Federal funding has run out for a wellness center opened to heal the trauma from the state’s worst school shooting, but $600,000 from state coffers will ensure Eagles’ Haven stays open as Parkland’s tears continue flowing.
Eagles’ Haven Wellness Center opened in 2019, a year after shots rang out in Building 1200 at Marjory Stoneman Douglas High School, leaving 17 dead and 17 others wounded.
The center provides workshops and support groups to help support the Coral Springs and Parkland communities. It’s open seven days a week, offering services free of charge.
Democratic Sen. Tina Polsky requested the money that is equal to about half the center’s annual budget. The request, filed in October, foresaw that the penalty phase of Nikolas Cruz’s trial, now underway, would be a source of continued pain.
“We anticipate crises to increase surrounding the trial, and we are prepared to enhance our services and emergency support in an effort to keep the community as safe as possible,” the request says.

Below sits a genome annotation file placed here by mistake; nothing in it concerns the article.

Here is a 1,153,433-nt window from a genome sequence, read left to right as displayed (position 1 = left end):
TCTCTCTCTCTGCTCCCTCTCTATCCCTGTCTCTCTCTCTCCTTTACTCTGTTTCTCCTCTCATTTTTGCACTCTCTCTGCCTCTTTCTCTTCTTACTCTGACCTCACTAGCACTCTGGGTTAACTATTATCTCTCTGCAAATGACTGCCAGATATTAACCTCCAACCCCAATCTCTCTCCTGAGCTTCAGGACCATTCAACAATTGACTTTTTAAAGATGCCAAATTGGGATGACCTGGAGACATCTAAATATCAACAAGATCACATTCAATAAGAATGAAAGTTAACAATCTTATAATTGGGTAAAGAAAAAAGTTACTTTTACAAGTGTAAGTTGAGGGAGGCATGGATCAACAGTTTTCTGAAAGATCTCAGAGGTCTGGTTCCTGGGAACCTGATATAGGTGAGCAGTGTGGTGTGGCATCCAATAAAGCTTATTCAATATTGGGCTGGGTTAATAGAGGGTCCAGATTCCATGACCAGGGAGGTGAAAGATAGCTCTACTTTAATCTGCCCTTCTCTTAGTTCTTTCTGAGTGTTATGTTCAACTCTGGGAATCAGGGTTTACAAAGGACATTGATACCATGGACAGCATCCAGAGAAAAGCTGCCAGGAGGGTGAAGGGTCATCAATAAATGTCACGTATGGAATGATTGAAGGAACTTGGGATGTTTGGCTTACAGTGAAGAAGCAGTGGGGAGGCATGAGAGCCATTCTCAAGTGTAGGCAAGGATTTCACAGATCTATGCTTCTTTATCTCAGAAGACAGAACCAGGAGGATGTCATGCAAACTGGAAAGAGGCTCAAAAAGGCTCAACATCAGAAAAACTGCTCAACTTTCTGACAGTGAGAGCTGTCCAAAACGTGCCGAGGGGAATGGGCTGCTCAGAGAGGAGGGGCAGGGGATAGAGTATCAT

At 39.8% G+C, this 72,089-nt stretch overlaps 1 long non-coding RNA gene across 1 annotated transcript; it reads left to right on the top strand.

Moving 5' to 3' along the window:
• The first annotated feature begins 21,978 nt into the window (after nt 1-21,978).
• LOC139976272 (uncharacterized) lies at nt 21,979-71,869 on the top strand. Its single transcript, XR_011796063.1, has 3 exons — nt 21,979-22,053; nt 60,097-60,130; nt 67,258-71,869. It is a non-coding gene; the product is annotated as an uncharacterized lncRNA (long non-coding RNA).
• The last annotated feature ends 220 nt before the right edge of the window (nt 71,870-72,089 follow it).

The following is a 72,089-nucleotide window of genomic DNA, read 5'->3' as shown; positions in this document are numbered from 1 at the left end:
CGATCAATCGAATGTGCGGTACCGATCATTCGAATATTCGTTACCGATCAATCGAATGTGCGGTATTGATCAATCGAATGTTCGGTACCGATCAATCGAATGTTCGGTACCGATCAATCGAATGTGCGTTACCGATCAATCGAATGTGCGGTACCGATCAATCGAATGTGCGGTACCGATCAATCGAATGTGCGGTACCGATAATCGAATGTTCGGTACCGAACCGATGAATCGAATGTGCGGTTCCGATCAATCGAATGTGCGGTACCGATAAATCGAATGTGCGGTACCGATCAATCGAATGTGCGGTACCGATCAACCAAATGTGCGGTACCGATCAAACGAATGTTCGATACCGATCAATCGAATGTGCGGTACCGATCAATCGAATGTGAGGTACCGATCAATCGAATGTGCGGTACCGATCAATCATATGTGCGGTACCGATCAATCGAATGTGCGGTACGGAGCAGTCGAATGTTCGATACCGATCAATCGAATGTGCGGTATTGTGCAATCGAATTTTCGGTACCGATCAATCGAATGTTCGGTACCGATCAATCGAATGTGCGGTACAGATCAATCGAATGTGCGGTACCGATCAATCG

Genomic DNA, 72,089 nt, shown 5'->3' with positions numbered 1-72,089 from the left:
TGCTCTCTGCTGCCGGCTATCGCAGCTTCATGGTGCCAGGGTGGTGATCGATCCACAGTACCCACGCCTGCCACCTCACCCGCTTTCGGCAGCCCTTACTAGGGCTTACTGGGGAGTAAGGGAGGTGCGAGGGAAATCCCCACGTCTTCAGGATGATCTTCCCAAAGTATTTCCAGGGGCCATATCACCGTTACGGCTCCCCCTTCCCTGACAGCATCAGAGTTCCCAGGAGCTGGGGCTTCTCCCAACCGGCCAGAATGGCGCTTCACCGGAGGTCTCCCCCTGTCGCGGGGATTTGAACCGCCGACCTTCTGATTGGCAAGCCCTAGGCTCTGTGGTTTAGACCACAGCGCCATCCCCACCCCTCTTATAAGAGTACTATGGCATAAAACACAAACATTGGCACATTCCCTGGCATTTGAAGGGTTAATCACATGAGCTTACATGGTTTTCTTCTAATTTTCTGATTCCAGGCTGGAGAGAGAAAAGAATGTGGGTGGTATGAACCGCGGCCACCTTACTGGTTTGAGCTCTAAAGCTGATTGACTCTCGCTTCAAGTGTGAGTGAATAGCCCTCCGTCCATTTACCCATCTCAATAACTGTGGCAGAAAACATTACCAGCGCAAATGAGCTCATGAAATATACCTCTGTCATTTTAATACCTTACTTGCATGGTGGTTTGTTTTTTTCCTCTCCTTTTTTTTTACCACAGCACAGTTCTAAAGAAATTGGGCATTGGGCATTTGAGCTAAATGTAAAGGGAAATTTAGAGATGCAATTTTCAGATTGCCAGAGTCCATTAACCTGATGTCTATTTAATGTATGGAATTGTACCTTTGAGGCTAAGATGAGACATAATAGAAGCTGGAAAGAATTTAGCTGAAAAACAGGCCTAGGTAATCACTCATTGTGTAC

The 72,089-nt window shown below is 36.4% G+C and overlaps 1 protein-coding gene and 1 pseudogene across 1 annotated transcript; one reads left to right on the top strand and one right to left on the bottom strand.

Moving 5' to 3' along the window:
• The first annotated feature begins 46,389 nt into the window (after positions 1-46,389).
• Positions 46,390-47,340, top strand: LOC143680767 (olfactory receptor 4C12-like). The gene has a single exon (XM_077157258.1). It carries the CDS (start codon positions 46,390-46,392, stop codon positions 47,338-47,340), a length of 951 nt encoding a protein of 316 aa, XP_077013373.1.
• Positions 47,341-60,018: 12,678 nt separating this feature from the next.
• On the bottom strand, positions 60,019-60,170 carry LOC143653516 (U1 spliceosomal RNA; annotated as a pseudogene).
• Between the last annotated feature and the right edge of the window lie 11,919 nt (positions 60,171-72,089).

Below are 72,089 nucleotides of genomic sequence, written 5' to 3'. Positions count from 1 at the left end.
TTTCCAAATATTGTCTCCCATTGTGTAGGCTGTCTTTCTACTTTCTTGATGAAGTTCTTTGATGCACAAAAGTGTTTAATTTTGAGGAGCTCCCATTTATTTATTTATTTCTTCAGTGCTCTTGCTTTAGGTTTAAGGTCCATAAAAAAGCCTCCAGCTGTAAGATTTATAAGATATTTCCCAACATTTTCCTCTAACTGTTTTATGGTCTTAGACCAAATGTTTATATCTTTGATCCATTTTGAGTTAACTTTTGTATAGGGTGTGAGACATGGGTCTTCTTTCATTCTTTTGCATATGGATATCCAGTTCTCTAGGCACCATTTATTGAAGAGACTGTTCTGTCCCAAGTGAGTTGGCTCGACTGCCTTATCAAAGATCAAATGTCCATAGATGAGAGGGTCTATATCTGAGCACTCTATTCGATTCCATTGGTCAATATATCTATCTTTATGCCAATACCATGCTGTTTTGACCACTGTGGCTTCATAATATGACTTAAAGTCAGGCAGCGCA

Polsky and Democratic Rep. Christine Hunschofsky went to the center last week to present the staff with a ceremonial $600,000 check.
“This appropriation comes just in time when the federal funding was about to expire,” Polsky said. “Now these crucial mental health services will remain available.”
The center has navigators that provide clinical assessment and crisis support, along with linking clients with any needed social or therapeutic services in the community.
In a spa-like environment, a few miles from where that fateful day unfolded, pet therapy, exercise classes, drumming, acupuncture, aromatherapy, art therapy, singing, stretching and massages are among the activities to release the trauma, loss, grief, and guilt that often accompanies follows events like this.
Sarah Franco, CEO of the Jewish Adoption and Foster Care Options, the charity that runs Eagles’ Haven, called the appropriation “life-changing.”
Hunschofsky was Mayor of Parkland when the tragedy occurred and worked with numerous entities to open the center’s doors in the tragic aftermath.
“While it has been over four years since the shooting, the need for trauma, mental health, and wellness support remains,” she said.